Beginning with Henry VIII and extending to all his successors, the king of England entirely combined in his own person both the fundamental secular and spiritual authority of British society. But, when religious pilgrims on November 11, 1620, at Provincetown, Massachusetts, ratified what has been described as the first written constitution in human history, the Mayflower Compact, they were acting in resonance to a spiritual authority superior to that of the then-reigning king, James I — or of kings in general.

Just by making the voyage to America, the religious refugees were repudiating the authority of the king over their spiritual lives. Once there, the secular authority of the king was of absolutely no help to them. They had to shift for themselves, and basic survival was the highest priority: Almost the majority of the original colony perished during their first New England winter. They were forced to place their reliance entirely on themselves, on each other, and on God. The Mayflower Compact, moreover, made the pilgrim’s primary reliance on God perfectly explicit. Its first five words are: “In the name of God, Amen.”

Hold that thought while we turn to the French experience.

For centuries, the foundation of French society, culture, and politics had been the idea of the Etats General, of which there were three “estates”: the aristocracy, whose head was the King; the Church, whose head was the Pope; and everybody else; i.e., your average, everyday, common, “small” people….

What is known is that when King Louis XVI was decapitated, the social force of the French aristocracy was effectively decapitated with him. Also it is known that in the four-year period between the invasion of the queen’s bedchamber and the execution of the king, some 16,000 French men and women were guillotined at Paris — mainly aristocrats and other well-off people — as “enemies of the State.” Also all Church lands (probably accounting for some twenty percent of the total French real estate) and property were forcibly confiscated by the State, now reposed in a body called the National Assembly, composed by the Third Estate, the “people” of France. Thousands of clergy — bishops, priests, monks, and nuns — were murdered.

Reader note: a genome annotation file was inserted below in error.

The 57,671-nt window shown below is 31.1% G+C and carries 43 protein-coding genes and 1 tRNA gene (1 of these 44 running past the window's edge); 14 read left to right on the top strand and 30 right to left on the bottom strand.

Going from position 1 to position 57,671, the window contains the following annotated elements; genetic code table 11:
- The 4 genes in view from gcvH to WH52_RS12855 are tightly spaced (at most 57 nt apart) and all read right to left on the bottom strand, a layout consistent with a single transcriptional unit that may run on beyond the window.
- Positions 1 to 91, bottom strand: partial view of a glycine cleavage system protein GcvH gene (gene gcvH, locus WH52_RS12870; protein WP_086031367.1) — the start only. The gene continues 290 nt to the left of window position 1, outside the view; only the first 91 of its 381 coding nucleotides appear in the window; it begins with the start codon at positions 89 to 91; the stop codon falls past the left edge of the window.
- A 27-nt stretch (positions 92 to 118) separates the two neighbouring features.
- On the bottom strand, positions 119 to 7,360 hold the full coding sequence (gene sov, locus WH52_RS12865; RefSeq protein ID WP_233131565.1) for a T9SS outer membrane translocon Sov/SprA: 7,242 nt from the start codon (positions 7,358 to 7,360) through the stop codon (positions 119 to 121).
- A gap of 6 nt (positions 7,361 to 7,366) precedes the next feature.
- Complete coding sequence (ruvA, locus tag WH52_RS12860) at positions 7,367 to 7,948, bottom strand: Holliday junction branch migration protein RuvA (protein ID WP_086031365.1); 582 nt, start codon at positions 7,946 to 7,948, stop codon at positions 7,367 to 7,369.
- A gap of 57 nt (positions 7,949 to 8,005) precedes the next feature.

In effect the Third Estate utterly destroyed the other two: That’s the French Revolution in a nutshell.

Foundational Ideology
The French Revolution managed to kill off the first two Estates — and with that, evidently hoped to extinguish forever all aristocratic and theological ideas, pretensions, and powers regarding questions of the human condition. Indeed, the general expectation then seemed to be the Third Estate, the people, unchained from past “superstitions” and “repressions,” had at last come into its own sphere, where it could finally define and exercise true human “liberty.”

But the people were not some sort of homogeneous mass. Rather, there is a natural hierarchical order within the Third Estate similar to that found in both the aristocratic and theological estates.

In France at the time, at the top of this natural hierarchy were the people with expertise in manufacturing, commerce, banking, and law. They were the beneficiaries of the rising tide of the Enlightenment, as plentifully nourished from the side of Newtonian science.

In the rank immediately below them were the skilled craftsmen. Below this, relatively unskilled laborers. Then, the “least” of the people, the peasants/serfs who mainly were the impoverished suffering victims of the feudal order then embraced by both the aristocracy and the Church.

Thus within the Third Estate there were marked disparities of wealth, opportunity, education, talent, and ability. Yet the doctrine of Egalité erases all such distinctions: An Einstein and the most ignorant day laborer were considered “equal.” All were “equal” in the National Assembly too. On this basis, the doctrine of Fraternité, of the universal brotherhood of mankind, is blind and silent regarding the problem of: how the victims of the revolution become “non-brothers” in the first place, such that they could be destroyed with impunity by the mob, or condemned as “enemies of the state” by the National Convention and sent to the guillotine. On this basis, the doctrine of Liberté seems little more than a defense of gratuitous, passionate license that is immensely destructive to society.

Burke’s analysis of the situation in France, the condition of the National Assembly, and their combined implications, retains its extraordinary political noteworthiness to defenders of Liberty in our own day:

“It is no wonder therefore, that it is with these ideas of everything in their constitution and government at home, either in church or state, as illegitimate and usurped, or, at best as a vain mockery, they look abroad with an eager and passionate enthusiasm. Whilst they are possessed by these notions, it is vain to talk to them of the practice of their ancestors, the fundamental laws of their country, the fixed form of a constitution, whose merits are confirmed by the solid test of long experience, and an increasing public strength and national prosperity.

“They despise experience as the wisdom of unlettered men; and as for the rest, they have wrought underground a mine that will blow up at one grand explosion all examples of antiquity, all precedents, charters, and acts of parliament. They have ‘the rights of men.’ Against these there can be no prescription; against these no agreement is binding; these admit no temperament [modification], and no compromise: anything withheld from their full demand is so much of fraud and injustice. Against these their rights of men let no government look for security in the length of its continuance, or in the justice and lenity of its administration….”

Burke again reminds us a few pages later on that there is deep danger in relying on abstract rights when it comes to the organization of a just — that is “liberal,” in the sense of liberty, the root idea of classical liberalism — political society: